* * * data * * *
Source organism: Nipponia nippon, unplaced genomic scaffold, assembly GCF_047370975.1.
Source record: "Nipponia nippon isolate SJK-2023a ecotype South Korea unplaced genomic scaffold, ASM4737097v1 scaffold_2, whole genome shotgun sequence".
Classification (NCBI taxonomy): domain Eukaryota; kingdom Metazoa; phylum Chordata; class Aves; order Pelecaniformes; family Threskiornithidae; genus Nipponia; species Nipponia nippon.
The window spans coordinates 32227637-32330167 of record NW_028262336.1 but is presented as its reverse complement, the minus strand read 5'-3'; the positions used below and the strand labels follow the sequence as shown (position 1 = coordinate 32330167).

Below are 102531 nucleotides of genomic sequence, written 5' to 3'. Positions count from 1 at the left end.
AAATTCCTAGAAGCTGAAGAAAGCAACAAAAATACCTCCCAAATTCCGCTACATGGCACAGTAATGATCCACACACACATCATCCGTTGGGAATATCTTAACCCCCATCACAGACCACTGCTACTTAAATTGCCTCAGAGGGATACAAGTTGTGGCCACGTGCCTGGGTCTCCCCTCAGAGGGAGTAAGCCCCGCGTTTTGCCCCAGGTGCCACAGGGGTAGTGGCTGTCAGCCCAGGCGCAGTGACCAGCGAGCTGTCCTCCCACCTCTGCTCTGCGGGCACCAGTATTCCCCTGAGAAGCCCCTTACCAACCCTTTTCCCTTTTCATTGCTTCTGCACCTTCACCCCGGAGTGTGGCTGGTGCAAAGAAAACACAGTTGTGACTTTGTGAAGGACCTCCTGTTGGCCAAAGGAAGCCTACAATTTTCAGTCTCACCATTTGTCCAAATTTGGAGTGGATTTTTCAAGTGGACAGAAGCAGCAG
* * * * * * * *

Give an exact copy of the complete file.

Source organism: Nipponia nippon, unplaced genomic scaffold, assembly GCF_047370975.1.
Source record: "Nipponia nippon isolate SJK-2023a ecotype South Korea unplaced genomic scaffold, ASM4737097v1 scaffold_2, whole genome shotgun sequence".
Classification (NCBI taxonomy): domain Eukaryota; kingdom Metazoa; phylum Chordata; class Aves; order Pelecaniformes; family Threskiornithidae; genus Nipponia; species Nipponia nippon.
The window spans coordinates 32227637-32330167 of record NW_028262336.1 but is presented as its reverse complement, the minus strand read 5'-3'; the positions used below and the strand labels follow the sequence as shown (position 1 = coordinate 32330167).

Below are 102531 nucleotides of genomic sequence, written 5' to 3'. Positions count from 1 at the left end.
AAATTCCTAGAAGCTGAAGAAAGCAACAAAAATACCTCCCAAATTCCGCTACATGGCACAGTAATGATCCACACACACATCATCCGTTGGGAATATCTTAACCCCCATCACAGACCACTGCTACTTAAATTGCCTCAGAGGGATACAAGTTGTGGCCACGTGCCTGGGTCTCCCCTCAGAGGGAGTAAGCCCCGCGTTTTGCCCCAGGTGCCACAGGGGTAGTGGCTGTCAGCCCAGGCGCAGTGACCAGCGAGCTGTCCTCCCACCTCTGCTCTGCGGGCACCAGTATTCCCCTGAGAAGCCCCTTACCAACCCTTTTCCCTTTTCATTGCTTCTGCACCTTCACCCCGGAGTGTGGCTGGTGCAAAGAAAACACAGTTGTGACTTTGTGAAGGACCTCCTGTTGGCCAAAGGAAGCCTACAATTTTCAGTCTCACCATTTGTCCAAATTTGGAGTGGATTTTTCAAGTGGACAGAAGCAGCAG